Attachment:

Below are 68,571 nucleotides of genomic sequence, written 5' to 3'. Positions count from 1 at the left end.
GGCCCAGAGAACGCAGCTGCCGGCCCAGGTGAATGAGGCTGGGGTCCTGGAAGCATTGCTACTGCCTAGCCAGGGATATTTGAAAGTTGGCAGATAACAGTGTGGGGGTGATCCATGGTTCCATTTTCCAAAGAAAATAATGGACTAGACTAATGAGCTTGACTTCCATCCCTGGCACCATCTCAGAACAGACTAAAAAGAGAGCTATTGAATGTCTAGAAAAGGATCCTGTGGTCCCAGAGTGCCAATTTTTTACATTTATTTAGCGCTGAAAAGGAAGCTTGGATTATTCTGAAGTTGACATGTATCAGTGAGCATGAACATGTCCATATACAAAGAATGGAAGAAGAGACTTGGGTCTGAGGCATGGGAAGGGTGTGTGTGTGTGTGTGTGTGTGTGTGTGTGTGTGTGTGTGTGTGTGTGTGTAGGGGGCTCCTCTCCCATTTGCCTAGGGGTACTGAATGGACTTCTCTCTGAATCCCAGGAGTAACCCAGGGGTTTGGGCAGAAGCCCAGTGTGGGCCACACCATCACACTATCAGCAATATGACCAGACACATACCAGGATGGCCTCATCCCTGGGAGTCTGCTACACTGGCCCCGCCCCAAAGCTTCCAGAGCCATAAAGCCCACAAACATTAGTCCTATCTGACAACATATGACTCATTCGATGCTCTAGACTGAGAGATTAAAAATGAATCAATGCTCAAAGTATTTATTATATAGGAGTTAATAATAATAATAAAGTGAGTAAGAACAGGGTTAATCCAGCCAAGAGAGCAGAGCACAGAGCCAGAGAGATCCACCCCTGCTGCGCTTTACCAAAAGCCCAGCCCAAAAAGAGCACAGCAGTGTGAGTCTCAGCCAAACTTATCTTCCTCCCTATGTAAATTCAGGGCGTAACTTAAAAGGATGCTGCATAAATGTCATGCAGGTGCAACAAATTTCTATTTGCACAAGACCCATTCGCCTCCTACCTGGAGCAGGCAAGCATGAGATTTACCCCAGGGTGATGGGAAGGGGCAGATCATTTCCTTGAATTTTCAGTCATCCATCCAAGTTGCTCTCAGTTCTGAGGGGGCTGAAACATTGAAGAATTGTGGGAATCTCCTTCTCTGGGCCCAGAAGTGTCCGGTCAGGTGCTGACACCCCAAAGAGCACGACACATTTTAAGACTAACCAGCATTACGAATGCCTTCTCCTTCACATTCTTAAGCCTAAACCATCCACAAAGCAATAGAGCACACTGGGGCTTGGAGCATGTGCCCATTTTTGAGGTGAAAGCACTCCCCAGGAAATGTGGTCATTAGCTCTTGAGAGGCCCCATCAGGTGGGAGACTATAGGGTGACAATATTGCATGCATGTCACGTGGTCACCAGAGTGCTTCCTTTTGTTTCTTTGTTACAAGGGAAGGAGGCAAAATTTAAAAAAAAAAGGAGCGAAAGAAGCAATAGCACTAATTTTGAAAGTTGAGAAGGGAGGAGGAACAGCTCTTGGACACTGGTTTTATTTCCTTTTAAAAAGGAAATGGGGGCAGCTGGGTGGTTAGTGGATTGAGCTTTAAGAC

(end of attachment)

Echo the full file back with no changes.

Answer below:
Below are 68,571 nucleotides of genomic sequence, written 5' to 3'. Positions count from 1 at the left end.
GGCCCAGAGAACGCAGCTGCCGGCCCAGGTGAATGAGGCTGGGGTCCTGGAAGCATTGCTACTGCCTAGCCAGGGATATTTGAAAGTTGGCAGATAACAGTGTGGGGGTGATCCATGGTTCCATTTTCCAAAGAAAATAATGGACTAGACTAATGAGCTTGACTTCCATCCCTGGCACCATCTCAGAACAGACTAAAAAGAGAGCTATTGAATGTCTAGAAAAGGATCCTGTGGTCCCAGAGTGCCAATTTTTTACATTTATTTAGCGCTGAAAAGGAAGCTTGGATTATTCTGAAGTTGACATGTATCAGTGAGCATGAACATGTCCATATACAAAGAATGGAAGAAGAGACTTGGGTCTGAGGCATGGGAAGGGTGTGTGTGTGTGTGTGTGTGTGTGTGTGTGTGTGTGTGTGTGTGTGTGTGTAGGGGGCTCCTCTCCCATTTGCCTAGGGGTACTGAATGGACTTCTCTCTGAATCCCAGGAGTAACCCAGGGGTTTGGGCAGAAGCCCAGTGTGGGCCACACCATCACACTATCAGCAATATGACCAGACACATACCAGGATGGCCTCATCCCTGGGAGTCTGCTACACTGGCCCCGCCCCAAAGCTTCCAGAGCCATAAAGCCCACAAACATTAGTCCTATCTGACAACATATGACTCATTCGATGCTCTAGACTGAGAGATTAAAAATGAATCAATGCTCAAAGTATTTATTATATAGGAGTTAATAATAATAATAAAGTGAGTAAGAACAGGGTTAATCCAGCCAAGAGAGCAGAGCACAGAGCCAGAGAGATCCACCCCTGCTGCGCTTTACCAAAAGCCCAGCCCAAAAAGAGCACAGCAGTGTGAGTCTCAGCCAAACTTATCTTCCTCCCTATGTAAATTCAGGGCGTAACTTAAAAGGATGCTGCATAAATGTCATGCAGGTGCAACAAATTTCTATTTGCACAAGACCCATTCGCCTCCTACCTGGAGCAGGCAAGCATGAGATTTACCCCAGGGTGATGGGAAGGGGCAGATCATTTCCTTGAATTTTCAGTCATCCATCCAAGTTGCTCTCAGTTCTGAGGGGGCTGAAACATTGAAGAATTGTGGGAATCTCCTTCTCTGGGCCCAGAAGTGTCCGGTCAGGTGCTGACACCCCAAAGAGCACGACACATTTTAAGACTAACCAGCATTACGAATGCCTTCTCCTTCACATTCTTAAGCCTAAACCATCCACAAAGCAATAGAGCACACTGGGGCTTGGAGCATGTGCCCATTTTTGAGGTGAAAGCACTCCCCAGGAAATGTGGTCATTAGCTCTTGAGAGGCCCCATCAGGTGGGAGACTATAGGGTGACAATATTGCATGCATGTCACGTGGTCACCAGAGTGCTTCCTTTTGTTTCTTTGTTACAAGGGAAGGAGGCAAAATTTAAAAAAAAAAGGAGCGAAAGAAGCAATAGCACTAATTTTGAAAGTTGAGAAGGGAGGAGGAACAGCTCTTGGACACTGGTTTTATTTCCTTTTAAAAAGGAAATGGGGGCAGCTGGGTGGTTAGTGGATTGAGCTTTAAGAC